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More than Making Money | Kurt Huhn’s Video Game Design and Development Story

Kurt Huhn wanted more out of his career than simply making money to survive, he wanted to find a career that filled his heart as well. He decided to go after what he truly wanted in life, and that was to make video games. At 26 years old, Kurt decided to leave his 9 to 5 and enrolled in the Video Game Design and Development Diploma at Toronto Film School. Read more about how Kurt came to that decision and what he his advice is for those who, as he did, dream of a career in the video game industry.

 

 

What brought you to the Video Game Design and Development Diploma at Toronto Film School?

Having a passion for games, I always knew that I wanted to work in the industry. Not having a background in math or physics, I knew that my path to get there was going to be tricky. About three years ago, I saw an ad on Facebook about becoming a developer for video games, so I clicked the link. I wasn’t in the right mindset at the time, so I didn’t follow through for enrollment. But at the end of October 2017, I knew I needed a life changer, and I came across that ad again. After submitting my application, I was connected with Walter DeSimone, an advisor at the Toronto Film School, and within 20 minutes I had decided to enroll.

 

Before starting at Toronto Film School was there anything that was holding you back from pursuing your passion? If so how did you overcome that fear?

The biggest thing that held me back from having a career in the video game industry was not knowing where to go, and not having the educational background. What allowed me to get over those fears was to simply make the decision to return to school. As much as I hate writing essays, these kind are worth it in my opinion. I get to learn so much while I do research. Having supportive parents, sister and grandmother has made the transition a lot smoother.

 

 

What is the biggest change you have seen in yourself over the course of your time at Toronto Film School?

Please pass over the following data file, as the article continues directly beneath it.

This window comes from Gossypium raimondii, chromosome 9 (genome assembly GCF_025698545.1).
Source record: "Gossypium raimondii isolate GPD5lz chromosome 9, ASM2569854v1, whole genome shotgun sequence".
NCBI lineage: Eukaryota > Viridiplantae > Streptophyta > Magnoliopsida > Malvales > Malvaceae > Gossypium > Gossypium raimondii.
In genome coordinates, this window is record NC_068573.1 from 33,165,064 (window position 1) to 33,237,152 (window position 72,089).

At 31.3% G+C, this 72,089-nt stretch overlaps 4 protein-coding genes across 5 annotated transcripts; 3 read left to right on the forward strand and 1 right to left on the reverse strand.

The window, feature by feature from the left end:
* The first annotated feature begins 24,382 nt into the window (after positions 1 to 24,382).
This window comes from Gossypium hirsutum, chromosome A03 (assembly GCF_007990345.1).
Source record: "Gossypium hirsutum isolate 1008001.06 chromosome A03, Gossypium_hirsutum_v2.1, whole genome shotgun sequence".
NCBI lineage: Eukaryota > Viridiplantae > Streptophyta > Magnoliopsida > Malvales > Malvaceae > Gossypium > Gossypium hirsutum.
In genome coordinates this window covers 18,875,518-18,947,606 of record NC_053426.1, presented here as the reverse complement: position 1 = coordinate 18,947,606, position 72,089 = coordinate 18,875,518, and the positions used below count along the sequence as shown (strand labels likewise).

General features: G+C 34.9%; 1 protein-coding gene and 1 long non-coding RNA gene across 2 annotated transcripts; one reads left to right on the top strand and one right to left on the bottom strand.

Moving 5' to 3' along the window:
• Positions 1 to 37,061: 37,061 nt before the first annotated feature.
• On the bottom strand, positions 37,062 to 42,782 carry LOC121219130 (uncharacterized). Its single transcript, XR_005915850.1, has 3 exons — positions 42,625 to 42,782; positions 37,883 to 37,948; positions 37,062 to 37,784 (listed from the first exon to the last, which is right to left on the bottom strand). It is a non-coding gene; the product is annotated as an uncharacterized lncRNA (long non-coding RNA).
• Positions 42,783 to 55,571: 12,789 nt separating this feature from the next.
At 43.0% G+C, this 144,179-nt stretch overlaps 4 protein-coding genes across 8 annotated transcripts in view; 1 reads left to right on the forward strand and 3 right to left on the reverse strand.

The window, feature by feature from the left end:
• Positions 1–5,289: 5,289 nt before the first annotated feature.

The last nine months at Toronto Film School has taught me invaluable things, not only about the industry but about how things work, about how I learn, how I teach, how to handle situations better and how I can be the best me I can be.  The most crucial thing that I’ve learned in since I started is that; anything is actually possible when you apply yourself and give everything you’ve got.

 

What kept you motivated in your studies?

There are a few things that have kept me motivated; the first one has to be my friend Jack, he is young, funny and extremely intelligent. We both started at the same time and had an amazing six months at school and out of school.  Unfortunately, he had to withdraw due to personal reasons. In the case with him, I’m not only giving my all for myself, I want to do my absolute best for him as well.
 
What are your plans after graduation both immediate and long-term?

I wasn’t the smartest kid in the class growing up and I always wanted to do well, but I never got the grades. The environment at school has definitely helped keep me motivated, being surrounded by all my peers allows me to have fun and stay focused on my goal – do the best I can at school and learn everything I can. I would say the biggest drive is; I’m sick and tired or working a  9-5,  low paying job. That’s not what I want out of life.

 

If you offered one piece of advice to an incoming student, what would that be?

What I would tell any new student coming in to the development program is this; working hard isn’t enough, you have to be dedicated, motivated, willing to go beyond your limits, ready to push yourself to become the best at what you do.